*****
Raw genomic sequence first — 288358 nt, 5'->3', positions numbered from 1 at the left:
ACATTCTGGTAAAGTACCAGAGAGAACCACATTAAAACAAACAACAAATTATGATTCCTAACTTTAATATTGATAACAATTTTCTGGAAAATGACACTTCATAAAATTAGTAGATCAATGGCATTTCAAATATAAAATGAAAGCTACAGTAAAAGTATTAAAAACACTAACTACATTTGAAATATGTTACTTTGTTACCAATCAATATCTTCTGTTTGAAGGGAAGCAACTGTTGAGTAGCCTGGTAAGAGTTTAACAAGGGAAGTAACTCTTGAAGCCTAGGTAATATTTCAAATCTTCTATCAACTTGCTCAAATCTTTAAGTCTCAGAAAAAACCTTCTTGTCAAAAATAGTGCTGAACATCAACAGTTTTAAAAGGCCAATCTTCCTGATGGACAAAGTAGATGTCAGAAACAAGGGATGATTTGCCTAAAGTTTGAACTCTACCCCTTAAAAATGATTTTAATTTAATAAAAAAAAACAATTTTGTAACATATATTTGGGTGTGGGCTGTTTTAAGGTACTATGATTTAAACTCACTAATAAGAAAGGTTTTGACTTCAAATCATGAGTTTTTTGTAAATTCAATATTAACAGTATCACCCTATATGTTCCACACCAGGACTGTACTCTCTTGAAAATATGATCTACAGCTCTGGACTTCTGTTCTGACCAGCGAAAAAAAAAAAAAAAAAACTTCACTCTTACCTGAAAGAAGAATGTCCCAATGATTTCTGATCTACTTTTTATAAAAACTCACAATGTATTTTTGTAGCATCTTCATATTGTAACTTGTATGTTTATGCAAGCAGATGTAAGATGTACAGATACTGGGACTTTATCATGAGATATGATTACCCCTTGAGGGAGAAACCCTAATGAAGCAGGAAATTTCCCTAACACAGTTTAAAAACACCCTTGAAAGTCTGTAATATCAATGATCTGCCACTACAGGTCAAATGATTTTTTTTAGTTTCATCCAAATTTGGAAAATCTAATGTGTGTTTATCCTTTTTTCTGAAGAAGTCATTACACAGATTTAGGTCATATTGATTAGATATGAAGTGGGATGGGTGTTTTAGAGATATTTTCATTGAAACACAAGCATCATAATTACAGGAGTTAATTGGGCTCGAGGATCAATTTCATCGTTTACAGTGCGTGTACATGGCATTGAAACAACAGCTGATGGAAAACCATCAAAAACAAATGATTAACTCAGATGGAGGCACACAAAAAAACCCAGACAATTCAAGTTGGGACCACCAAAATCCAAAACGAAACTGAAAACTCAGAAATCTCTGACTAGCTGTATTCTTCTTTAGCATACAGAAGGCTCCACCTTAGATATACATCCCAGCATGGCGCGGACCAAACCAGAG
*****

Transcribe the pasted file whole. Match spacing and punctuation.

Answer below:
Raw genomic sequence first — 288358 nt, 5'->3', positions numbered from 1 at the left:
ACATTCTGGTAAAGTACCAGAGAGAACCACATTAAAACAAACAACAAATTATGATTCCTAACTTTAATATTGATAACAATTTTCTGGAAAATGACACTTCATAAAATTAGTAGATCAATGGCATTTCAAATATAAAATGAAAGCTACAGTAAAAGTATTAAAAACACTAACTACATTTGAAATATGTTACTTTGTTACCAATCAATATCTTCTGTTTGAAGGGAAGCAACTGTTGAGTAGCCTGGTAAGAGTTTAACAAGGGAAGTAACTCTTGAAGCCTAGGTAATATTTCAAATCTTCTATCAACTTGCTCAAATCTTTAAGTCTCAGAAAAAACCTTCTTGTCAAAAATAGTGCTGAACATCAACAGTTTTAAAAGGCCAATCTTCCTGATGGACAAAGTAGATGTCAGAAACAAGGGATGATTTGCCTAAAGTTTGAACTCTACCCCTTAAAAATGATTTTAATTTAATAAAAAAAAACAATTTTGTAACATATATTTGGGTGTGGGCTGTTTTAAGGTACTATGATTTAAACTCACTAATAAGAAAGGTTTTGACTTCAAATCATGAGTTTTTTGTAAATTCAATATTAACAGTATCACCCTATATGTTCCACACCAGGACTGTACTCTCTTGAAAATATGATCTACAGCTCTGGACTTCTGTTCTGACCAGCGAAAAAAAAAAAAAAAAAACTTCACTCTTACCTGAAAGAAGAATGTCCCAATGATTTCTGATCTACTTTTTATAAAAACTCACAATGTATTTTTGTAGCATCTTCATATTGTAACTTGTATGTTTATGCAAGCAGATGTAAGATGTACAGATACTGGGACTTTATCATGAGATATGATTACCCCTTGAGGGAGAAACCCTAATGAAGCAGGAAATTTCCCTAACACAGTTTAAAAACACCCTTGAAAGTCTGTAATATCAATGATCTGCCACTACAGGTCAAATGATTTTTTTTAGTTTCATCCAAATTTGGAAAATCTAATGTGTGTTTATCCTTTTTTCTGAAGAAGTCATTACACAGATTTAGGTCATATTGATTAGATATGAAGTGGGATGGGTGTTTTAGAGATATTTTCATTGAAACACAAGCATCATAATTACAGGAGTTAATTGGGCTCGAGGATCAATTTCATCGTTTACAGTGCGTGTACATGGCATTGAAACAACAGCTGATGGAAAACCATCAAAAACAAATGATTAACTCAGATGGAGGCACACAAAAAAACCCAGACAATTCAAGTTGGGACCACCAAAATCCAAAACGAAACTGAAAACTCAGAAATCTCTGACTAGCTGTATTCTTCTTTAGCATACAGAAGGCTCCACCTTAGATATACATCCCAGCATGGCGCGGACCAAACCAGAG